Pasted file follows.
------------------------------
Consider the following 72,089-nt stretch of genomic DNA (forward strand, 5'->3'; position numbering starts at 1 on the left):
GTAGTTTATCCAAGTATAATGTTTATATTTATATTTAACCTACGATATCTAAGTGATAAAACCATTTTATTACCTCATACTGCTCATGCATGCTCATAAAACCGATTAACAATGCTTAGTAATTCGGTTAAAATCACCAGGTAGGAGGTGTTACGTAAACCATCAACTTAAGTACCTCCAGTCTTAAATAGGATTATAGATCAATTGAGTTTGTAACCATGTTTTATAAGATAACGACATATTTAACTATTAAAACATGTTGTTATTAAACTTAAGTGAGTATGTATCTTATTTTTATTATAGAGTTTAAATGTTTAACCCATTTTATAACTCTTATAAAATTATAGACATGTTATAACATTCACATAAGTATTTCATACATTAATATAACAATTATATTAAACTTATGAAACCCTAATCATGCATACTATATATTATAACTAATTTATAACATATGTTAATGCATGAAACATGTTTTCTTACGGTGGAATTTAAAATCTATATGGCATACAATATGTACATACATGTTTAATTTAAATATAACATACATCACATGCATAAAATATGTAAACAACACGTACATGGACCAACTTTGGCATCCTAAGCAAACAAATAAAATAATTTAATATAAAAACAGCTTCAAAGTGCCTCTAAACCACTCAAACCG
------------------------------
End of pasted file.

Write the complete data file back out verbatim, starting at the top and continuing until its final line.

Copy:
Consider the following 72,089-nt stretch of genomic DNA (forward strand, 5'->3'; position numbering starts at 1 on the left):
GTAGTTTATCCAAGTATAATGTTTATATTTATATTTAACCTACGATATCTAAGTGATAAAACCATTTTATTACCTCATACTGCTCATGCATGCTCATAAAACCGATTAACAATGCTTAGTAATTCGGTTAAAATCACCAGGTAGGAGGTGTTACGTAAACCATCAACTTAAGTACCTCCAGTCTTAAATAGGATTATAGATCAATTGAGTTTGTAACCATGTTTTATAAGATAACGACATATTTAACTATTAAAACATGTTGTTATTAAACTTAAGTGAGTATGTATCTTATTTTTATTATAGAGTTTAAATGTTTAACCCATTTTATAACTCTTATAAAATTATAGACATGTTATAACATTCACATAAGTATTTCATACATTAATATAACAATTATATTAAACTTATGAAACCCTAATCATGCATACTATATATTATAACTAATTTATAACATATGTTAATGCATGAAACATGTTTTCTTACGGTGGAATTTAAAATCTATATGGCATACAATATGTACATACATGTTTAATTTAAATATAACATACATCACATGCATAAAATATGTAAACAACACGTACATGGACCAACTTTGGCATCCTAAGCAAACAAATAAAATAATTTAATATAAAAACAGCTTCAAAGTGCCTCTAAACCACTCAAACCG